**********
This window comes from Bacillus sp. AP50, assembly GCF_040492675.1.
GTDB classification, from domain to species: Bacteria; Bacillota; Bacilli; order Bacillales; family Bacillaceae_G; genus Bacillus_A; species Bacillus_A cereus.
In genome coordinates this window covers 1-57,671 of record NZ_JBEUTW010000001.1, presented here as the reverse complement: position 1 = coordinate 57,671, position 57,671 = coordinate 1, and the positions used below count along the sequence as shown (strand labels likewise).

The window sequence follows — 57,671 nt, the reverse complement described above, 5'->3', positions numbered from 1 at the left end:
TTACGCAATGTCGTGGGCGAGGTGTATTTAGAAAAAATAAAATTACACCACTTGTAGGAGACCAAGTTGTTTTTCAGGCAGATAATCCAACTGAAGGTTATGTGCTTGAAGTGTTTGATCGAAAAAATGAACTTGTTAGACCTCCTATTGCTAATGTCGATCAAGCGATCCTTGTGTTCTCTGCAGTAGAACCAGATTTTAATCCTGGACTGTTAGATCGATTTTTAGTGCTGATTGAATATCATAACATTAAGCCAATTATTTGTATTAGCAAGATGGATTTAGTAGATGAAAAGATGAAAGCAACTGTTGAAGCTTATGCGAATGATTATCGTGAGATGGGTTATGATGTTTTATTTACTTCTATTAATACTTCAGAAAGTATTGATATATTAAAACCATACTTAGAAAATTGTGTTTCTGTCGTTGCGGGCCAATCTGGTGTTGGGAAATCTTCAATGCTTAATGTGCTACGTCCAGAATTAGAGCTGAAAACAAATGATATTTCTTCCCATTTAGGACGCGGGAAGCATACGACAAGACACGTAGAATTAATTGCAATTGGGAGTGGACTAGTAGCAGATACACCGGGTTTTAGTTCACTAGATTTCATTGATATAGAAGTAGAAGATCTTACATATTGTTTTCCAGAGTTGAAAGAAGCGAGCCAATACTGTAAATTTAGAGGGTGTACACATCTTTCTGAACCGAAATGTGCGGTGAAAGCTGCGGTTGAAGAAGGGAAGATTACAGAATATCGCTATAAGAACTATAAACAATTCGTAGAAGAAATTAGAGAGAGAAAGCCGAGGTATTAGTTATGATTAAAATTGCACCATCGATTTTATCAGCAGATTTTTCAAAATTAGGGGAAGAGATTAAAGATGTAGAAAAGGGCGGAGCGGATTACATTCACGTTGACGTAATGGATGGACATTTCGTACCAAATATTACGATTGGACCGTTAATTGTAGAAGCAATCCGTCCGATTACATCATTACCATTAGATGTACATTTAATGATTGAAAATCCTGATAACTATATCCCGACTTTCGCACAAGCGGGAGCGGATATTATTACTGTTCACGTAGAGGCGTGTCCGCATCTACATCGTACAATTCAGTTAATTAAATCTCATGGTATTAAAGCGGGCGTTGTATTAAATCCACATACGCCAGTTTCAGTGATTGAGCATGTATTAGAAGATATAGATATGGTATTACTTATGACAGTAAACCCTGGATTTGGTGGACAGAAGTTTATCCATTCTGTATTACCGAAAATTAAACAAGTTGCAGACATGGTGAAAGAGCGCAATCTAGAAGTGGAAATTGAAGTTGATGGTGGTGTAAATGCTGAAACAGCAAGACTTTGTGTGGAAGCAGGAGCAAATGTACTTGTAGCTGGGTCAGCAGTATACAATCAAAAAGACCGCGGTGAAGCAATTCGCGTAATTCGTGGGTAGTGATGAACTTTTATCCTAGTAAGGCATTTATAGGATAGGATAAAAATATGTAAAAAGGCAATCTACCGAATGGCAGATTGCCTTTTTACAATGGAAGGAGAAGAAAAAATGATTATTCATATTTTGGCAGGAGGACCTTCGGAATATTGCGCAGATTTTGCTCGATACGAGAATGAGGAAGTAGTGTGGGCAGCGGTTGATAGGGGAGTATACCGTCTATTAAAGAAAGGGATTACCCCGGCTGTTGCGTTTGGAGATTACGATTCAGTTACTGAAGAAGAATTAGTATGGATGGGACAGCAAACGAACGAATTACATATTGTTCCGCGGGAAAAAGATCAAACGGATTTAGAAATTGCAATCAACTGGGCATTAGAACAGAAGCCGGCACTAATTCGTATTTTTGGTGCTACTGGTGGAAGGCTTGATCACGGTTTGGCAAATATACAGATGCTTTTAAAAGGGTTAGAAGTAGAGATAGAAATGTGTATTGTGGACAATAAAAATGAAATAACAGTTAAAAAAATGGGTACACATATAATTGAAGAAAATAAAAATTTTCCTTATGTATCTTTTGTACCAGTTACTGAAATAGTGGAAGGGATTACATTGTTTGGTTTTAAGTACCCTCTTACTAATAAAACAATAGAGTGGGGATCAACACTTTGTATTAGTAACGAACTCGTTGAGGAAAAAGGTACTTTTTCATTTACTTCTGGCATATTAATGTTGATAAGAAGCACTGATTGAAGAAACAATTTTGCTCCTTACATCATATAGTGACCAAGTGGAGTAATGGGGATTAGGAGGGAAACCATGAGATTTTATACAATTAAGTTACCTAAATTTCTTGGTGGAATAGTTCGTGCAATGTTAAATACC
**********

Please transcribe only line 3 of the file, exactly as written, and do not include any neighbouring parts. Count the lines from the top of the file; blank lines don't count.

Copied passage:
In genome coordinates this window covers 1-57,671 of record NZ_JBEUTW010000001.1, presented here as the reverse complement: position 1 = coordinate 57,671, position 57,671 = coordinate 1, and the positions used below count along the sequence as shown (strand labels likewise).